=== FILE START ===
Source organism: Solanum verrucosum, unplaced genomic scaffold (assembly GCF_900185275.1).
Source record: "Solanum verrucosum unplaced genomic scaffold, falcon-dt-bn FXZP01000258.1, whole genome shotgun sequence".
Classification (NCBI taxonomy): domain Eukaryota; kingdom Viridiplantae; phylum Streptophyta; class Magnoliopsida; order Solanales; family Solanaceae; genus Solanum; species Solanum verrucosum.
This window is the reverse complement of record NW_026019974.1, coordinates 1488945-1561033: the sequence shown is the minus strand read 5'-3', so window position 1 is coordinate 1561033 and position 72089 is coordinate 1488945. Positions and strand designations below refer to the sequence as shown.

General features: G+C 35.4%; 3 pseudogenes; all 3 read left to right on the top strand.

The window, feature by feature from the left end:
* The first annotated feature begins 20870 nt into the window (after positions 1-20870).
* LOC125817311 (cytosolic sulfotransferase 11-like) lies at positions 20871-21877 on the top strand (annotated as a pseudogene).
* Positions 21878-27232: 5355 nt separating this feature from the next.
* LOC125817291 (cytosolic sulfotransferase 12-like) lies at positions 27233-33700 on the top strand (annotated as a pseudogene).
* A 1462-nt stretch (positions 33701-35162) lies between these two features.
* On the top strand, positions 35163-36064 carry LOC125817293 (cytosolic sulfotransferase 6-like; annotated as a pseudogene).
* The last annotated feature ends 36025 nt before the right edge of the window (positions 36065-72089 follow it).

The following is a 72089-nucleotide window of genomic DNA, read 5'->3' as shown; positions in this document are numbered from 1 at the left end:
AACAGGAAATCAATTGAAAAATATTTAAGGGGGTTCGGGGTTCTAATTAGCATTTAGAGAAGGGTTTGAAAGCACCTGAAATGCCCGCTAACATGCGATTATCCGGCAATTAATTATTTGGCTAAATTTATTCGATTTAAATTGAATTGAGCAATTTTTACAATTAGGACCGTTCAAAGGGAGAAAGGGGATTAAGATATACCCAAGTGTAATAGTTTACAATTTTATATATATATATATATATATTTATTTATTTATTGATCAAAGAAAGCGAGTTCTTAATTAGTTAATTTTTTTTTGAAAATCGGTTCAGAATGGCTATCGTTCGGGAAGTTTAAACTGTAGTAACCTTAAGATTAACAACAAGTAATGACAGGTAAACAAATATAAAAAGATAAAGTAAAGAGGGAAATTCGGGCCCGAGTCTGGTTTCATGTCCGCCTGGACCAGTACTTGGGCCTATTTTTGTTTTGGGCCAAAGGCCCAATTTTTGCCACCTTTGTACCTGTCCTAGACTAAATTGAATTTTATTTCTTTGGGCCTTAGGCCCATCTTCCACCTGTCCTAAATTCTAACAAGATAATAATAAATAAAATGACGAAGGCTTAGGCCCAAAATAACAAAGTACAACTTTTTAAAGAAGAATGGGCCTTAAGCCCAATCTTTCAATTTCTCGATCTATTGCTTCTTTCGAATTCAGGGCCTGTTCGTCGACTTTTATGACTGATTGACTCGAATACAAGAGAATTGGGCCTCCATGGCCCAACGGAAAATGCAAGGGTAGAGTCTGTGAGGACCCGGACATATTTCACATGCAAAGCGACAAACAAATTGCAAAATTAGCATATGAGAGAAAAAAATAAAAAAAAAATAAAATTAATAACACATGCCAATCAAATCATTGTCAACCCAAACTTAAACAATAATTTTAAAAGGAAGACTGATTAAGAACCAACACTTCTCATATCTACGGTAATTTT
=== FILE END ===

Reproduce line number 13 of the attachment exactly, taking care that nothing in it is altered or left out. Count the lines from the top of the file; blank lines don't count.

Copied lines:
* The last annotated feature ends 36025 nt before the right edge of the window (positions 36065-72089 follow it).